A post on Facebook offering 50 free iPads in memory of Apple's leader was one example of how cynical scammers exploit people's emotions.
The death of Apple visionary Steve Jobs Oct. 5 drew millions of heartfelt testimonials on websites and social media platforms around the world. It also, predictably, drew cynical attempts by online scammers to exploit Jobs’ death for a few dollars.
Security company Sophos reported on its Naked Security blog that one scam on Facebook turned up within hours. It likely won’t be the last.
Posted under the heading “R.I.P. Steve Jobs,” it announced that “a company” was giving away 50 free iPads in honor of Apple’s late leader. It asked people to click on a bit.ly short-URL, which took users to a page asking for personal information, in exchange for an iPad that was, of course, non-existent.
When Sophos’ Graham Cluley found the scam, more than 15,000 people had already clicked on the link. Sophos asked Bit-ly to shut the link down.
The scammers make “affiliate cash” by directing traffic to websites run by companies looking to gather personal information or hook people into a sale, Cluley writes, which is why they regularly exploit events they people know people will be looking for online. When tennis star Serena Williams berated an umpire at the U.S. Open in 2009, some bad actors posted a link that instead took people to a site loaded with malware. Scams have piggybacked on other big events, such as the Royal Wedding in April.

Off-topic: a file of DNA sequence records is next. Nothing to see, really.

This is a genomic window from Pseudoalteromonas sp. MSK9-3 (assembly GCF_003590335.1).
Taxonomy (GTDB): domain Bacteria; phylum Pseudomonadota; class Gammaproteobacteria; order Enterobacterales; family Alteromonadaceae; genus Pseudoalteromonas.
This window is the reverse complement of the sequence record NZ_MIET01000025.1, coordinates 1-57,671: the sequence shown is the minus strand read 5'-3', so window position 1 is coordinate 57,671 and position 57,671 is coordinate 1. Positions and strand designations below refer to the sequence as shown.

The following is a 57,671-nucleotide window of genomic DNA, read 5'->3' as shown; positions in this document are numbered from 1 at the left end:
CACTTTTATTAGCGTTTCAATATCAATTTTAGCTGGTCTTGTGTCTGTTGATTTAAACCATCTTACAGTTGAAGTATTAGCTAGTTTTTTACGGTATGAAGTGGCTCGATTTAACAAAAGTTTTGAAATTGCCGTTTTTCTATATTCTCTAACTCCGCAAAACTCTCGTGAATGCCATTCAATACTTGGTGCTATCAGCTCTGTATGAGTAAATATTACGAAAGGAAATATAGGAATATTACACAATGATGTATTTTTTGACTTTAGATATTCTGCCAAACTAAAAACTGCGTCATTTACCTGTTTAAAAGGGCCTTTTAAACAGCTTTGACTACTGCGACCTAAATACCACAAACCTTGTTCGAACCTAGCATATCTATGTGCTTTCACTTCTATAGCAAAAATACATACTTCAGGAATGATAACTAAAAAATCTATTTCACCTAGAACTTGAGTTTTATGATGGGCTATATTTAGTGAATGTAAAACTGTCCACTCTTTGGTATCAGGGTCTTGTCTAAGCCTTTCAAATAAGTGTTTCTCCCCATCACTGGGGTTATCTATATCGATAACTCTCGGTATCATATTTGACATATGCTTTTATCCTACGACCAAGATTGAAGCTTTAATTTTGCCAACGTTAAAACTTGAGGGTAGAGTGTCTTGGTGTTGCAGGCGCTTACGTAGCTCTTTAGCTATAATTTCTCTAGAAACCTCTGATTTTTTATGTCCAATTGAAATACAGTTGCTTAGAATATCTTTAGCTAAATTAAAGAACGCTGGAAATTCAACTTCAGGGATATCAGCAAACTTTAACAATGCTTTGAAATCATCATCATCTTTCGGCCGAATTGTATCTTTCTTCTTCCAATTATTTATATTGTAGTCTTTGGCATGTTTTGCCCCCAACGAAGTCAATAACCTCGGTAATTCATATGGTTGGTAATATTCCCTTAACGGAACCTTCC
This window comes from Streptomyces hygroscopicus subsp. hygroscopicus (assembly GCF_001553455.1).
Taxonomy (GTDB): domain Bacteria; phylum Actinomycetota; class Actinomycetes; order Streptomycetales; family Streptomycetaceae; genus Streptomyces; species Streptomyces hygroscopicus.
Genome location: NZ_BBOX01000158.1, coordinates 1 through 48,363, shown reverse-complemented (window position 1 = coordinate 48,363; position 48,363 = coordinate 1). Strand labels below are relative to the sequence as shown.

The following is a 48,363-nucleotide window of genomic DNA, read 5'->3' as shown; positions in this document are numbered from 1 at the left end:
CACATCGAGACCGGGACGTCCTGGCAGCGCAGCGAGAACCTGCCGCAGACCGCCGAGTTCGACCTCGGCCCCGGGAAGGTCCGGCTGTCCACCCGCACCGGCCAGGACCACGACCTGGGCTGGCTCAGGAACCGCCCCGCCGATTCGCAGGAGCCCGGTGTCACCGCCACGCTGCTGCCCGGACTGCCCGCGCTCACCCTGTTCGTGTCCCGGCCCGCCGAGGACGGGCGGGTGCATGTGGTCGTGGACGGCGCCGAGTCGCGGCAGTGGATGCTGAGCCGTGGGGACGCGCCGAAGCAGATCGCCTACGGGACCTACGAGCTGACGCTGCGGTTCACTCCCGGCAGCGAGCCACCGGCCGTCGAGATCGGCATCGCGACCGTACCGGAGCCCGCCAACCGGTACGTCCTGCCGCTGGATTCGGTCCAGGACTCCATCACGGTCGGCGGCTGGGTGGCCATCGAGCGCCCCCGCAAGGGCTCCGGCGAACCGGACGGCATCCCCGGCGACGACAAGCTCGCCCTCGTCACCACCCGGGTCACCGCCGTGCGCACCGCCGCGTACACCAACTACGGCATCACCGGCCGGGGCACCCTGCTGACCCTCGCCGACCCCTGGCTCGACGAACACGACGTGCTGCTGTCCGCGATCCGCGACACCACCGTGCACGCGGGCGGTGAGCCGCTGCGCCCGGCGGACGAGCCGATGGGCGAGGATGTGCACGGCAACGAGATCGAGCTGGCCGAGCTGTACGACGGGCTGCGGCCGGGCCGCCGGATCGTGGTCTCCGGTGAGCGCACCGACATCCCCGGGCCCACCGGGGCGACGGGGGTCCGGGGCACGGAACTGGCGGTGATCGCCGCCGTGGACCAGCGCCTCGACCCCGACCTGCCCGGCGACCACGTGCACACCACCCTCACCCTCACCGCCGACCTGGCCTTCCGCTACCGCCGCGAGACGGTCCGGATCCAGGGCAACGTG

These traffic-driving, information-gathering scams can react so quickly to events because most of their operation is already set up, even to the point of identifying where the clicks are coming from.
Cluley writes that he was at a conference in Barcelona when he came across the Facebook post, and clicking the link took him to a page in Spanish. A colleague of his in Australia got a page in English, with note congratulating his for being “selected in Sydney.”
When a significant event happens, the scammers need only send e-mails or make posts to social media platforms with lures to draw people in.
So in the case of Jobs’ death, or any other event in which a scammer could exploit people’s curiosity or emotions, it’s best to be careful about clicking on links. Cluley says people are likely to see appeals to donate money to Jobs’ favorite charities, for example. A few other obvious possibilities might be “exclusive” pictures, testimonials and, most likely, more free offers.